I guess I am just saying what it means to integrate a Lie $n$-algebra locally. But this is enough for most of our purposes of $n$-connections.

Maybe what I say here is more than obvious. My point is that this is the right way to study the sort of questions that we are faced with here. I will try to type some more notes in order to illustrate what I have in mind.

But please let me know if the above program sounds way too naive.

Posted by: urs on September 1, 2006 1:53 PM | Permalink | Reply to this

Re: 10D SuGra 2-Connection

Urs wrote:

Given an ordinary algebra $A$, I can regard the subset of its elements of the form $\mathrm{exp}(a)$, for $a \in A$. This subset is no longer an algebra. But it is a group.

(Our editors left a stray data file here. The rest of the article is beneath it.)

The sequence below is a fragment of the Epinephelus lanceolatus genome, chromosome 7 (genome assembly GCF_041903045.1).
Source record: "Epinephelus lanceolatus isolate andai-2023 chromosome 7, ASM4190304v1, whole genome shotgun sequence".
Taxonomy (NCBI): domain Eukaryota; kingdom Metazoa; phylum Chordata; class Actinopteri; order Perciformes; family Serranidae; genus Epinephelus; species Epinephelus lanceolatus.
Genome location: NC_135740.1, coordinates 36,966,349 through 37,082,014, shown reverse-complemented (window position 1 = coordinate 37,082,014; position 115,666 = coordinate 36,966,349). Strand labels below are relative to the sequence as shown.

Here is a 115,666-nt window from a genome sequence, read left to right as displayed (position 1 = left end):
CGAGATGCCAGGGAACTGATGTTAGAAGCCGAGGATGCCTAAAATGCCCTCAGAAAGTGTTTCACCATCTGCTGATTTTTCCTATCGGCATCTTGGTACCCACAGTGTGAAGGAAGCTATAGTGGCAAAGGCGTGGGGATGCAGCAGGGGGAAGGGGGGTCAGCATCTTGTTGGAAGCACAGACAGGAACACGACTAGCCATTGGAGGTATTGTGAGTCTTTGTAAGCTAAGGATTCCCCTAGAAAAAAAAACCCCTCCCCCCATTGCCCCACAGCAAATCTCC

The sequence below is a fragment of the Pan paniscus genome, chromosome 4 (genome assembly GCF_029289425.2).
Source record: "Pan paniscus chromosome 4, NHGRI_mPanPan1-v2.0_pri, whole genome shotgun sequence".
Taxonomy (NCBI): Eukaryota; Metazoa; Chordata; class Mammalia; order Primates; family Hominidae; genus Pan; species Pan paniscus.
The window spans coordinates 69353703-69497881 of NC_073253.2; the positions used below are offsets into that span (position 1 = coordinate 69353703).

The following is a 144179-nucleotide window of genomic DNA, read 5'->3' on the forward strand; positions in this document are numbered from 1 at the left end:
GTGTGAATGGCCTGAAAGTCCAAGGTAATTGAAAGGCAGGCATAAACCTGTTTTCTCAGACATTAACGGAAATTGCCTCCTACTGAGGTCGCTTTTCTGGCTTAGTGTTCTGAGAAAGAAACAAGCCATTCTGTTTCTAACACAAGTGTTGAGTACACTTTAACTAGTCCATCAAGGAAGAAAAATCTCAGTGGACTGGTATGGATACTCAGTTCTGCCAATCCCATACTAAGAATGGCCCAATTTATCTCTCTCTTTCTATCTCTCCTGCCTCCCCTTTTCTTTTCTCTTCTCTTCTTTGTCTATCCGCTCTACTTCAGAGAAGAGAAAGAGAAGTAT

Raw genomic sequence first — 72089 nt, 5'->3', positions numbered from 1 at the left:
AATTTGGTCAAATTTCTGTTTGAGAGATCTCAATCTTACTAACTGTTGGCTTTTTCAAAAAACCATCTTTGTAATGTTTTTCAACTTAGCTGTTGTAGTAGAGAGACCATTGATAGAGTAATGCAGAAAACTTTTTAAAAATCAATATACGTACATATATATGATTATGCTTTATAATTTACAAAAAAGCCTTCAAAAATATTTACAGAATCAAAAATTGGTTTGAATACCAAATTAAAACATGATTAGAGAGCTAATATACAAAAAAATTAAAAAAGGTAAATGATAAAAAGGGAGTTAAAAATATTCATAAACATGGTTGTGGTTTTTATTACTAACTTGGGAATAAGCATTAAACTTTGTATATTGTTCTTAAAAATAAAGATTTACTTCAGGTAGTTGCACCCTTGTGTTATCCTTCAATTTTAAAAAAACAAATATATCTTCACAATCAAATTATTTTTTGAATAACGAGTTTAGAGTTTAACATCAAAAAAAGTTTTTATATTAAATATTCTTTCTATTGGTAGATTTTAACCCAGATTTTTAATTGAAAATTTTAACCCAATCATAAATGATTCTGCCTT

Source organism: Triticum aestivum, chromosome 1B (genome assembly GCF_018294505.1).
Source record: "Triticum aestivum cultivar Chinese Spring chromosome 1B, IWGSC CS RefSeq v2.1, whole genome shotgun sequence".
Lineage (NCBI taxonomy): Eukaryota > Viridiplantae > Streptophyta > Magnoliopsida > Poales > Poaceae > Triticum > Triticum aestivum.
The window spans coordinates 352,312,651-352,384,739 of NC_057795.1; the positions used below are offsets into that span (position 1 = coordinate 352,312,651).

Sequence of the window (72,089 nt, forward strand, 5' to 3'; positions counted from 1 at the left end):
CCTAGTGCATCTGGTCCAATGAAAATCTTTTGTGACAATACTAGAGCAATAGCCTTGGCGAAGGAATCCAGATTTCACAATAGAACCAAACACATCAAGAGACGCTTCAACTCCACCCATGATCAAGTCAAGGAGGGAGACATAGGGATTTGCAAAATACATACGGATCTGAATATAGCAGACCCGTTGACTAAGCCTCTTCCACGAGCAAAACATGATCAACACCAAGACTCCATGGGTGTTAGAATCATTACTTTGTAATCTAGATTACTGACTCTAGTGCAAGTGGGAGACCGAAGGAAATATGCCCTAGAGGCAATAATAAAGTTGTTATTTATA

I’m not sure if that’s true. For example, in $\mathrm{SL}(2,\mathbb{R})$ the exponential map is not onto, and its range is not a subgroup.

(But this isn’t coming from an algebra, so it’s not a counterexample to your claim.)

I think we should restrict attention to groups that arise this way for the moment.

The point is that this allows us to seamlessly pass back and forth between computations involving $n$-groups and their Lie $n$-algebras, simply by using Baker-Campbell-Hausdorff and truncation of the exponential series.

I have the feeling this tactic is exactly what Ezra Getzler was advocating here.

It gets a bit scary when $\mathrm{exp}$ isn’t 1-1, since then the same group element has lots of names.